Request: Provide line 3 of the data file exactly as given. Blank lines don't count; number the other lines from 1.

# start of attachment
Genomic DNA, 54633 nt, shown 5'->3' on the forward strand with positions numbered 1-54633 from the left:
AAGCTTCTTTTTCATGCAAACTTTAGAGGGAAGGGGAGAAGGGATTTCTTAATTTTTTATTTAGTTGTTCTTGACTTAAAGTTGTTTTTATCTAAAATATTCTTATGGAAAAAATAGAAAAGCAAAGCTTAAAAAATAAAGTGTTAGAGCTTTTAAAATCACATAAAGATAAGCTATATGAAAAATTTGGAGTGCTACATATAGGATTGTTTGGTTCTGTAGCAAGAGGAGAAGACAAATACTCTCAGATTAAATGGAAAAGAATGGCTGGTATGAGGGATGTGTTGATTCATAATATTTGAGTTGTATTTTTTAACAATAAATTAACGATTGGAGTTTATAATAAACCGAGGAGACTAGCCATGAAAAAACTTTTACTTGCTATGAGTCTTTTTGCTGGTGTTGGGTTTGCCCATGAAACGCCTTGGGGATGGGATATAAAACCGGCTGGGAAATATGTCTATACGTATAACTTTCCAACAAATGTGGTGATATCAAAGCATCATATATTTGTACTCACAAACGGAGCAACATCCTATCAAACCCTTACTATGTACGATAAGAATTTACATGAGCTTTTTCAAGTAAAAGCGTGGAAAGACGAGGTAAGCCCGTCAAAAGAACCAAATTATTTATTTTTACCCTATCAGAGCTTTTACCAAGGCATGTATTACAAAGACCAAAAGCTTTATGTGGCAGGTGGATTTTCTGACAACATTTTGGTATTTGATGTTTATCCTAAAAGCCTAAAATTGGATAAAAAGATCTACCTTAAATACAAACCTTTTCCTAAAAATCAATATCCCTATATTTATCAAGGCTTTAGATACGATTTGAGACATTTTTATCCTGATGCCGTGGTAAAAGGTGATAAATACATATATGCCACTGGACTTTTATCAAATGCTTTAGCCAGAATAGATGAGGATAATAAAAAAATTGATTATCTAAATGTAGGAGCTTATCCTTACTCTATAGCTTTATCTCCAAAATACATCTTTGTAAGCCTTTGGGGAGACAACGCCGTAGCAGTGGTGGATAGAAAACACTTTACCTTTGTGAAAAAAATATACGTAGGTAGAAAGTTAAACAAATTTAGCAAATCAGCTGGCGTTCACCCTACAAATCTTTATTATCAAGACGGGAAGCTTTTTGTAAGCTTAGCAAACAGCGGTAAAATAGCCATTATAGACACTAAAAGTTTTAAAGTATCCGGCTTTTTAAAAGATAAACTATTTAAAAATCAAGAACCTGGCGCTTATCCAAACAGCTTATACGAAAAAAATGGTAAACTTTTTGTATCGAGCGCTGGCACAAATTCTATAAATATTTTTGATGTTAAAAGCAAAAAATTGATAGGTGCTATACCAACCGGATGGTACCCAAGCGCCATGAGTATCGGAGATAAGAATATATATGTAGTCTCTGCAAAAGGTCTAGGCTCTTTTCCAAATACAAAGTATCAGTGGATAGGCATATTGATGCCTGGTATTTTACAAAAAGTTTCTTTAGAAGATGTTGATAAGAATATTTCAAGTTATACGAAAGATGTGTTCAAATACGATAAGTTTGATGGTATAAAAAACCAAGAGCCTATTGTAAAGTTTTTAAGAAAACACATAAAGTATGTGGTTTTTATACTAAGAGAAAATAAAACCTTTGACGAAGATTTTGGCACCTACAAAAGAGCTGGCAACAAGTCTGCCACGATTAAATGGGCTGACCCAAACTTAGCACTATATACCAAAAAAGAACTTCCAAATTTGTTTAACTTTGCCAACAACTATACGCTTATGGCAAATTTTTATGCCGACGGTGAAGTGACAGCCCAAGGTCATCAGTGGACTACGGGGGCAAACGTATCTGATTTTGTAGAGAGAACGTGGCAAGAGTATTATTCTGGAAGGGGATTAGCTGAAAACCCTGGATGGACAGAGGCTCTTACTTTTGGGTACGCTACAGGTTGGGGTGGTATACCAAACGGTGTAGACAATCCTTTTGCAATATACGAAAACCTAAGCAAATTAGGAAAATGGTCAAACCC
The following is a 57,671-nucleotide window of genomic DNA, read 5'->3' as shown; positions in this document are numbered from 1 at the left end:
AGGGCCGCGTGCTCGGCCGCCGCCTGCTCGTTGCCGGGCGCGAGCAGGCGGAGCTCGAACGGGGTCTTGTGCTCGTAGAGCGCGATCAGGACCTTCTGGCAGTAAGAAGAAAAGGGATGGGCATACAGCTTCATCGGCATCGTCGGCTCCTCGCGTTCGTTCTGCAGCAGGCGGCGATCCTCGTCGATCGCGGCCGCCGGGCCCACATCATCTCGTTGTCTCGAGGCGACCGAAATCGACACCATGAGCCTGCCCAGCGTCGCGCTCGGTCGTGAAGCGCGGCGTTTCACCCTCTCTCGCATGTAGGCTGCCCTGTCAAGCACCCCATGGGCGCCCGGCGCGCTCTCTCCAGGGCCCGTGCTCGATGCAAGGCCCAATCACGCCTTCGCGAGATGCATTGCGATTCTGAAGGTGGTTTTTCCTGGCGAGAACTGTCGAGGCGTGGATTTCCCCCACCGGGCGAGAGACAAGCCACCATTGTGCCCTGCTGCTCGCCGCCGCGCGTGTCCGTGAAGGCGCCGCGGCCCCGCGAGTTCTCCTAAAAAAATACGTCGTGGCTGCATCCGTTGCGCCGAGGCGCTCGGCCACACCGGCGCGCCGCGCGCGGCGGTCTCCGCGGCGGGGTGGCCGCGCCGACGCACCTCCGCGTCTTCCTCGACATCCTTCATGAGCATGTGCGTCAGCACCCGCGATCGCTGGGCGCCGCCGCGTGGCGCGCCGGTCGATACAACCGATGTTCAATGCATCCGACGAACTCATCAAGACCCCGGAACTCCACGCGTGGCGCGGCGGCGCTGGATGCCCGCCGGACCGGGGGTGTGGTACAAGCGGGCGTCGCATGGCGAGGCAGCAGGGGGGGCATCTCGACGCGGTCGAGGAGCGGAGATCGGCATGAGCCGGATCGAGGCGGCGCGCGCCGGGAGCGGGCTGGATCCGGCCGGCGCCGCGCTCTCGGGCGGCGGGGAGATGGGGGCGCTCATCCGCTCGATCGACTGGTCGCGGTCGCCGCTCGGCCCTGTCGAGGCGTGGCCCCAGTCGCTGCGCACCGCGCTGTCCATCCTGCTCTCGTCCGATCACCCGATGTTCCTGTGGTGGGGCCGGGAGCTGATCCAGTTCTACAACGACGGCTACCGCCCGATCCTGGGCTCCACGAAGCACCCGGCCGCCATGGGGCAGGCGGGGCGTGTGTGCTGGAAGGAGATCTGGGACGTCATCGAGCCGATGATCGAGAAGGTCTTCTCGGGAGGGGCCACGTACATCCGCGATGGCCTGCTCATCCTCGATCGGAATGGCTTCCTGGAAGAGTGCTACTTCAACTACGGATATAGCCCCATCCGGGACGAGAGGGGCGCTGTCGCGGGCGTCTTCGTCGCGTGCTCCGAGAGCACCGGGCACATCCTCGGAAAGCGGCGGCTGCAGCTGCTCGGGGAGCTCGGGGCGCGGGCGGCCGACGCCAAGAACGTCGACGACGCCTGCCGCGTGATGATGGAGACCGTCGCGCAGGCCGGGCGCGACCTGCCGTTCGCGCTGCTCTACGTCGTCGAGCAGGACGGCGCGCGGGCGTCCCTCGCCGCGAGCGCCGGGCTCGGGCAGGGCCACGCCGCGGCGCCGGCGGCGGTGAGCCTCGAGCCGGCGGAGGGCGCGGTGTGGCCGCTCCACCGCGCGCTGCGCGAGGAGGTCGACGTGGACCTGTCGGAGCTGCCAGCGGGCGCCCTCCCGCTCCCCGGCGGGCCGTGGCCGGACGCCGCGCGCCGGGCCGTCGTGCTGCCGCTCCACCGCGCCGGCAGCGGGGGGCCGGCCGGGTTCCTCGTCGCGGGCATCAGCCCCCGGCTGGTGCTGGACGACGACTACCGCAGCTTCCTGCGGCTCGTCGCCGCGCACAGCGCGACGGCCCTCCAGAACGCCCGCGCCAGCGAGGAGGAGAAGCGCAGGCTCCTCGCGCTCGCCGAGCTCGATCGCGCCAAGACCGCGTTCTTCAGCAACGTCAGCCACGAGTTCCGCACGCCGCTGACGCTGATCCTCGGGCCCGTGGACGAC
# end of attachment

The following is a 57,671-nucleotide window of genomic DNA, read 5'->3' as shown; positions in this document are numbered from 1 at the left end: